4 Things You Need to Know to Create Powerful Presentations

by | Aug 8, 2018 | Business, Create | 0 comments

I’ve had the pleasure of producing a number of events while also being the primary audiovisual operator. I’ve seen some powerful presentations and I’ve seen some that were less than engaging. I wrote this article to give several tips to help ensure that your presentation, as you’ve created it, is what will be displayed on screen for your audience and that it will draw them in and compel them to act. With all that said, here are four things you need to know in order to create a powerful presentation for your next speaking engagement. They may seem a bit trivial, but they can make a huge difference in the audience experience.


Please choose to use a common font that’s easy to read. While there are many great fonts out there that evoke certain feelings and emotion, there’s a good chance choosing one that’s not very common will lead to problems with your layout when loading your presentation onto a different computer for an event.

Common Fonts

Choosing a common font will help ensure your presentation looks the same (size, spacing, line breaks, etc.) on our presentation computer as it looks on your computer. When an uncommon font is used for your presentation, and the computer from which your presentation will be made doesn’t include that font, a substitute font will be used. This often leads to it altering the layout of text on your slides, which can alter the entire slide layout.

Easy to Read

Choosing a font that’s easy to read means that your audience will be able to easily read the text on your slides from the front of the room, or the back of the room. Traditionally, serif fonts (think Times New Roman, Garamond, Bookman, anything with the little chunks, swirls, or other elements at the tips/edges of the letters) are designed for and better suited to printed material. Sans serif fonts (think Helvetica, Tahoma, Verdana, Arial) on the other hand, are usually much easier to read on screens.

Suggested Fonts

These are commonly available, sans serif, and easy to read on screen.

  • Arial
  • Arial Black
  • Calibri
  • Century Gothic
  • Consolas
  • Corbel
  • Helvetica
  • Helvetica Neue
  • Impact
  • Lucida Console
  • Tahoma
  • Trebuchet
  • Verdana


Use one font throughout your presentation. Make titles and headers larger (40-60 point) and bold, and body text and bullet points smaller (22-32 point). Use italics to accentuate text in a bullet point or body text. Also, pay attention to contrast. A dark colored font on a dark background or dark image will be hard for your audience to read. Likewise, a light colored font on a light background will also be hard for your audience to read.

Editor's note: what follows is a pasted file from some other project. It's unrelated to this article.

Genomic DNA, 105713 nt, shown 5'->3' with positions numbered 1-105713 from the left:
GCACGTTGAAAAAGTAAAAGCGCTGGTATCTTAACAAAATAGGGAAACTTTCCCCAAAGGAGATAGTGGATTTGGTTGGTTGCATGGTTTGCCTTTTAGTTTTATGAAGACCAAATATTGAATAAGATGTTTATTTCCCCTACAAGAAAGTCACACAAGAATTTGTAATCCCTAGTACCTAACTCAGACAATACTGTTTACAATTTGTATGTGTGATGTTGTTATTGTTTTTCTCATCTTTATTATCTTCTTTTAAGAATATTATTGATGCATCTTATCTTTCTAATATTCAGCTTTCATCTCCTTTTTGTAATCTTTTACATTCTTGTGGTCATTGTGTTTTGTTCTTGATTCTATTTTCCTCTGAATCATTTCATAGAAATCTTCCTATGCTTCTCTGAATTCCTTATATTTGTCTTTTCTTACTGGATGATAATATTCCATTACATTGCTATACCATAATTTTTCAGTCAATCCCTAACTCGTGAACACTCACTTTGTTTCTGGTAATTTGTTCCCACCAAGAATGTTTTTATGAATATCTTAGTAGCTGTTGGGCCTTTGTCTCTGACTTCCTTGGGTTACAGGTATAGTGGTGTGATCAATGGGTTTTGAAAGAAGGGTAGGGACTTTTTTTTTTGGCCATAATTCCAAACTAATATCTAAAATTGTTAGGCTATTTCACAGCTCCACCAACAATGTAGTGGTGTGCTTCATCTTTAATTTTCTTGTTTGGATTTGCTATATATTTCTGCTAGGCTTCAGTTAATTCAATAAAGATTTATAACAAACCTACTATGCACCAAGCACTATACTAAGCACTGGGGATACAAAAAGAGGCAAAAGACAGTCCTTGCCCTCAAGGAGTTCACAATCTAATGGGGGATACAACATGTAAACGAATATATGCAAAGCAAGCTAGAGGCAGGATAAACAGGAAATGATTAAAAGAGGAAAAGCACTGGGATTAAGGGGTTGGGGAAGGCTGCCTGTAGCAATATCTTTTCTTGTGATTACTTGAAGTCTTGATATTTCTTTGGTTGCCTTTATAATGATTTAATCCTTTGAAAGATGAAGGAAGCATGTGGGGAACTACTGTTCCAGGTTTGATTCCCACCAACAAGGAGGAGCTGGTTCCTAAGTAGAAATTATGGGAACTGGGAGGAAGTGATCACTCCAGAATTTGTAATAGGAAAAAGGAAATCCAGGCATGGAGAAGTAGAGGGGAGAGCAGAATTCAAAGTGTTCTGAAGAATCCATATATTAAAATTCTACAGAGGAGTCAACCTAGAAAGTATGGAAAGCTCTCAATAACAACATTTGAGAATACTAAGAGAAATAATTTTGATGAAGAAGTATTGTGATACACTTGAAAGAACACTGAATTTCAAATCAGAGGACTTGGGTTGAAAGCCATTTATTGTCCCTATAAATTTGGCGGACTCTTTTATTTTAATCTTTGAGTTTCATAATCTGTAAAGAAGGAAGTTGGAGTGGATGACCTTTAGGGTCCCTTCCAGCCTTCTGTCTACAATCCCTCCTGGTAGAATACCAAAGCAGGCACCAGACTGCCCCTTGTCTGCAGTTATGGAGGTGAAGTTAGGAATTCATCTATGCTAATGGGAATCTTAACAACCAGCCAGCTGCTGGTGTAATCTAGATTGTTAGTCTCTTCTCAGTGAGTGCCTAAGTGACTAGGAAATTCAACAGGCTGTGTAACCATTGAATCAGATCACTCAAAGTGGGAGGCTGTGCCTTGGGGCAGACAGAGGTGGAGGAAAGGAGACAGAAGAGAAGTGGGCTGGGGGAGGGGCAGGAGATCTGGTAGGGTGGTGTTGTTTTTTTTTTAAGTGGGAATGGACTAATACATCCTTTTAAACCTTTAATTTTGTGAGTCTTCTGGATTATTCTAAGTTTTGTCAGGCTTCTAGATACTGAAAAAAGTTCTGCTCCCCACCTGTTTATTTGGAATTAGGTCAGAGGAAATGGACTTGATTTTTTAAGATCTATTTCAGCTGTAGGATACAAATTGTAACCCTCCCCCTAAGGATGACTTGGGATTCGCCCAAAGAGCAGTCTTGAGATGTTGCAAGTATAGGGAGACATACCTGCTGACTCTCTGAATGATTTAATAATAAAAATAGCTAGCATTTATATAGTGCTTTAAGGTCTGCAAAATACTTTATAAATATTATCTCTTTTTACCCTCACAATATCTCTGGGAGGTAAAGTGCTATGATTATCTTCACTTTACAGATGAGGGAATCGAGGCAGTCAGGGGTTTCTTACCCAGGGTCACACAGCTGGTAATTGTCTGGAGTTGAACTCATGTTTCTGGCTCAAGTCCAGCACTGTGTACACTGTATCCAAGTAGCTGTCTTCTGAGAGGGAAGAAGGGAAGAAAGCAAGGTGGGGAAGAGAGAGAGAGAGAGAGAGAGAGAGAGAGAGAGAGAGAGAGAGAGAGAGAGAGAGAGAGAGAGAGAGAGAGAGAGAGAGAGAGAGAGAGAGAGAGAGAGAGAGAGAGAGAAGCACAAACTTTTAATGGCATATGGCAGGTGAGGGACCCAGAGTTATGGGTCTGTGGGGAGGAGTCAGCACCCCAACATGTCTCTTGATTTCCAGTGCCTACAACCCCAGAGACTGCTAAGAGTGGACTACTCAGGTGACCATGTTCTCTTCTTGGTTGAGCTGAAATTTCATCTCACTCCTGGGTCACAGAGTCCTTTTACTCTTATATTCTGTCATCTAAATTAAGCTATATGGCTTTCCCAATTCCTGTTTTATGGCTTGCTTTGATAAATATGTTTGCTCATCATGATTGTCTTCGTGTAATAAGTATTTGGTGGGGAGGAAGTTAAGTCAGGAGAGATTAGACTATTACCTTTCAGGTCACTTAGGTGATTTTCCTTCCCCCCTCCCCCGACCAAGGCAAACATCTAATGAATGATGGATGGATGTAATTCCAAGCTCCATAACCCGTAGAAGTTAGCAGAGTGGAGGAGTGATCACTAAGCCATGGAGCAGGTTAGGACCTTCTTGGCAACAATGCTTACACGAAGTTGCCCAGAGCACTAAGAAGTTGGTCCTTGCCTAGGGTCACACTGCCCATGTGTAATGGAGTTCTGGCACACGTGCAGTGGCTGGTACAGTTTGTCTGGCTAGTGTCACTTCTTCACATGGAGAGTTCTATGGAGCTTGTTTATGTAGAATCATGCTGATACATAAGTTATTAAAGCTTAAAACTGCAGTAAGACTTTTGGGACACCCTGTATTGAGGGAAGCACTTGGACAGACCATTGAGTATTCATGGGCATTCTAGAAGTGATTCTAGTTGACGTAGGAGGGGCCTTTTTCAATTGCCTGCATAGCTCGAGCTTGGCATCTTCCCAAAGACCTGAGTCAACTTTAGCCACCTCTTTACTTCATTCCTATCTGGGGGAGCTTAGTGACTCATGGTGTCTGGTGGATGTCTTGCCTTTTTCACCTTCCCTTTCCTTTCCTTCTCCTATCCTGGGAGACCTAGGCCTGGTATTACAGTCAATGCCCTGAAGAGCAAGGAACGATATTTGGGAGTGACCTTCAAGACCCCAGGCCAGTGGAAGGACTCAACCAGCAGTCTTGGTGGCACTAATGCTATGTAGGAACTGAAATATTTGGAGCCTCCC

A picture is worth a thousand words, right? Choose your images carefully and make sure they support the main idea of the slide on which you’re placing them. And bigger is definitely better. Try to use images that are at least 1280 x 720 pixels. You can always scale a large image down to fit, but it’s when you try to scale a small image up that you get grainy, pixelated (or blocky) artifacts in your image. Remember, you want the back row to see and feel the emotion in the images you’re using, so make sure they’re filling the slide, or at least filling most of the slide. If you’re looking for FREE or low cost quality images, check out these sites:


Each slide is meant to be a visual that supports your message. Sometimes, people want to put every last bit of text that they want to communicate about a topic or idea on a single slide. Resist this urge. You’ll clutter your slide, you’ll likely fall into the pattern of reading what’s on your slide, rather than speaking from your heart, which holds your story, your experience, your wisdom. It’s IN YOU. You don’t need the slide to share your story. It’s just there, reinforcing what you already know and believe.


Now that you’ve selected the right font and the right image, it’s time to lay it all out on your slide(s). Make sure you allow for space between titles/headlines and any body text or bullets. This helps your audience quickly recognize the big picture and the supporting details. Also, think about putting the most important information in the top third of your slide(s). This will help reduce the possibility of an audience member not being able to see important elements of your presentation due to the head of the person in front of them blocking the bottom part of the screen.


After mastering your message, focusing on these four things will help to make your presentation memorable.

  • Choose a common, easy-to-read font.
  • Choose a large image that reinforces your message.
  • Keep your slides simple.
  • Put your most important information in the top third of your slide.

I hope this information helps you create compelling presentations. If you have any questions, comments, or your own tips feel free to engage in the comment section below.


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